Fire Science Degree Programs in Maryland | Firefighter Training
Written by Kathleen Swed Last Updated: Feb 7, 2020
With a population of just over 6 million people, Maryland has a mid-range population size and firefighter workforce. According to the U.S. Bureau of Labor Statistics (BLS), firefighters in Maryland out-earned those in neighboring states as of May 2018, bringing home an annual mean salary outpacing West Virginia by $24,960.
Maryland features a high population and concentration of firefighters near the Washington, D.C., area. It also employs a crew of wildland firefighters through the state Department of Natural Resources.
On this page, readers can find information on how to become firefighters in Maryland, with topics covering the state's firefighter requirements, answers to frequently asked questions about becoming firefighters in Maryland, and information on academic programs for firefighters in Maryland.
Firefighter requirements in Maryland vary by county, city, and fire department. Some departments, such as Beltsville and Rockville, allow junior members to join the fire department and begin training at age 16. Others, like Baltimore and Anne Arundel County, require applicants to be at least 18 years old.
Certification requirements for firefighters vary by location as well, though many departments requiring specific certifications train recruits through their own fire academies. Beltsville's volunteer fire department trains firefighters with no experience, and Baltimore does not require any credentials for entry-level firefighters. Frederick County trains recruits as part of a 28-week fire academy, as do Howard and Anne Arundel counties.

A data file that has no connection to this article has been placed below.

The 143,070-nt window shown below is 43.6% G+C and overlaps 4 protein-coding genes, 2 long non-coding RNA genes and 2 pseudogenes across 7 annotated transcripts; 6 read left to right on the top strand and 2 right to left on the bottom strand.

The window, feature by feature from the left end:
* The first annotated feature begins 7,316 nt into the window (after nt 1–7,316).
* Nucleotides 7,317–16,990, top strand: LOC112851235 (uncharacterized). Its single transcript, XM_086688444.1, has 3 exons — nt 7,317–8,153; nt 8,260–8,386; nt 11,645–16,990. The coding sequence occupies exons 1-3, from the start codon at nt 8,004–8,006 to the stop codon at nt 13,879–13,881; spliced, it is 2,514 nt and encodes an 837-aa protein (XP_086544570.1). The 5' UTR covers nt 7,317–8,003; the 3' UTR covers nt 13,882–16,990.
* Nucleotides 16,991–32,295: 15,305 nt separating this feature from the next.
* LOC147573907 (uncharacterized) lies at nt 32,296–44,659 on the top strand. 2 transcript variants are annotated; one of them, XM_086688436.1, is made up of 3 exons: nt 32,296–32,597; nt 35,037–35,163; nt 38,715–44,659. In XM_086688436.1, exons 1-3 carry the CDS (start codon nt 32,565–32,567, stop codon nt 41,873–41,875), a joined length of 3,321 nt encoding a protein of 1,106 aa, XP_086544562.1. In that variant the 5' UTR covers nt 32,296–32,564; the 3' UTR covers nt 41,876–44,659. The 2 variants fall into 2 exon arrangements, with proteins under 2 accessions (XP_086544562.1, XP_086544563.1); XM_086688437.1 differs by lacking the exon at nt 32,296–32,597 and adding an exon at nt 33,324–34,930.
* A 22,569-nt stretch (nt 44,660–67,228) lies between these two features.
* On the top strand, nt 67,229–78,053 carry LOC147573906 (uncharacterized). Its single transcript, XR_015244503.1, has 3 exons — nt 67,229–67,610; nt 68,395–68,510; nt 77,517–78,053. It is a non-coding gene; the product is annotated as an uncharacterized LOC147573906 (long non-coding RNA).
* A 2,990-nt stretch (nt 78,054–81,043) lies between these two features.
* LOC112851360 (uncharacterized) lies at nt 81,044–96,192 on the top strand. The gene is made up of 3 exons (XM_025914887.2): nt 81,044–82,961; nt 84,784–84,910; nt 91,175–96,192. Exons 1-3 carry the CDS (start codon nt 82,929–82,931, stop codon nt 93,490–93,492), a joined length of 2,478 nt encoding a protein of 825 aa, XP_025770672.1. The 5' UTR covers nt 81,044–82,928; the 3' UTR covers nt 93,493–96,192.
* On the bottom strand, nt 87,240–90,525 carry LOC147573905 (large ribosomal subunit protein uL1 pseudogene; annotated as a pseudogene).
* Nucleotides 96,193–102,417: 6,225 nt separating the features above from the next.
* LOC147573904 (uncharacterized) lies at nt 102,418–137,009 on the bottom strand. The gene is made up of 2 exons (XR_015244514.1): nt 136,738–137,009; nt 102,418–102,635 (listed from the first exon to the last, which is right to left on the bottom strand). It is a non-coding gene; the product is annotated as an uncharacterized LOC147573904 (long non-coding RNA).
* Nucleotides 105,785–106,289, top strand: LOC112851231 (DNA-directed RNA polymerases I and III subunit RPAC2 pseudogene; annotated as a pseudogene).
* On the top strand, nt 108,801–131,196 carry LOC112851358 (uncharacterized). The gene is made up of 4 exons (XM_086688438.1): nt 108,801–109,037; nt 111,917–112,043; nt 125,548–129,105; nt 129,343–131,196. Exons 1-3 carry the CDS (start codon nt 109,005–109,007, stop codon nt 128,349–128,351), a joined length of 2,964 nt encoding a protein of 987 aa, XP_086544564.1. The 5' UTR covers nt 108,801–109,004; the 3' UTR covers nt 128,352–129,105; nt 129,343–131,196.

In Anne Arundel County, firefighter candidates must have at least six months of work experience to qualify, plus a high school diploma or GED diploma. Baltimore and Howard County require candidates to hold a high school or GED diploma, as well. Volunteer departments in Rockville and Beltsville do not require a high school diploma.
Other common requirements for firefighters in Maryland include a valid driver's license, written tests, physical examinations, and background checks. Some jurisdictions, like Baltimore and Howard County, require that recruits agree not to use tobacco products either on duty or off duty while employed as firefighters.
Becoming a Firefighter in Maryland: Frequently Asked Questions
What is the specific training for Maryland?
Many fire departments in Maryland provide their own training through local fire academies. Training covers subjects like fire department organization, building construction, search and rescue procedures, and water distribution systems.
Is EMT/paramedic/other training or certification required?
Many departments require EMT certification or some knowledge of emergency medical services, but many also provide this training as part of the fire academy for recruits.
What is the test like for firefighters in Maryland?
Frederick and Howard counties both require written tests comprising multiple-choice questions in human relations, mechanical aptitude, reading, and math.
What kind of shape should I be in to be a firefighter?
Firefighters must be in good shape to adequately perform their duties. Most departments require candidates to pass a physical fitness/agility exam as part of the hiring process.
What if I only want to fight wildfires in Maryland?
The Maryland Department of Natural Resources hires, trains, and deploys wildfire suppression teams in Maryland. To qualify, candidates must complete a 40-hour training course in wildland firefighting and incident command systems.
How long does it take to become a firefighter in Maryland?